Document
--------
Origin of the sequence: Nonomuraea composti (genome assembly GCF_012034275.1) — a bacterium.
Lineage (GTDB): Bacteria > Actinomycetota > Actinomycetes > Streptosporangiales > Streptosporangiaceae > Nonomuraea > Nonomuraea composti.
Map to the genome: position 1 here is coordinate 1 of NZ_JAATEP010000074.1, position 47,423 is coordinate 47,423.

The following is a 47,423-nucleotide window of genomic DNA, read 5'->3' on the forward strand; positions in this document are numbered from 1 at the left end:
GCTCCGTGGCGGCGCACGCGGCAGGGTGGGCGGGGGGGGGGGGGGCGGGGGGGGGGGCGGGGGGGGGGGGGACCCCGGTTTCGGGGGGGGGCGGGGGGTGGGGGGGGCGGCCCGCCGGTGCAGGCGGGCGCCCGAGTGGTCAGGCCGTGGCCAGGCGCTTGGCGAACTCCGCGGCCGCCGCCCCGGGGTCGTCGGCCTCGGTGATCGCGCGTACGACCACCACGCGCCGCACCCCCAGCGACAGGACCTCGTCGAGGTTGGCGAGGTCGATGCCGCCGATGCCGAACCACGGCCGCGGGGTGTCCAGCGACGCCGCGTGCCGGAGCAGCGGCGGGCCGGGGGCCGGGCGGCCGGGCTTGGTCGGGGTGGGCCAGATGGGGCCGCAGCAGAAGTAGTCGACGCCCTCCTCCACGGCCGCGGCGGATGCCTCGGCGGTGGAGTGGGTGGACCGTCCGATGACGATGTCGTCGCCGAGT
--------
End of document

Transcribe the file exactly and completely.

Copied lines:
Origin of the sequence: Nonomuraea composti (genome assembly GCF_012034275.1) — a bacterium.
Lineage (GTDB): Bacteria > Actinomycetota > Actinomycetes > Streptosporangiales > Streptosporangiaceae > Nonomuraea > Nonomuraea composti.
Map to the genome: position 1 here is coordinate 1 of NZ_JAATEP010000074.1, position 47,423 is coordinate 47,423.

The following is a 47,423-nucleotide window of genomic DNA, read 5'->3' on the forward strand; positions in this document are numbered from 1 at the left end:
GCTCCGTGGCGGCGCACGCGGCAGGGTGGGCGGGGGGGGGGGGGGCGGGGGGGGGGGCGGGGGGGGGGGGGACCCCGGTTTCGGGGGGGGGCGGGGGGTGGGGGGGGCGGCCCGCCGGTGCAGGCGGGCGCCCGAGTGGTCAGGCCGTGGCCAGGCGCTTGGCGAACTCCGCGGCCGCCGCCCCGGGGTCGTCGGCCTCGGTGATCGCGCGTACGACCACCACGCGCCGCACCCCCAGCGACAGGACCTCGTCGAGGTTGGCGAGGTCGATGCCGCCGATGCCGAACCACGGCCGCGGGGTGTCCAGCGACGCCGCGTGCCGGAGCAGCGGCGGGCCGGGGGCCGGGCGGCCGGGCTTGGTCGGGGTGGGCCAGATGGGGCCGCAGCAGAAGTAGTCGACGCCCTCCTCCACGGCCGCGGCGGATGCCTCGGCGGTGGAGTGGGTGGACCGTCCGATGACGATGTCGTCGCCGAGT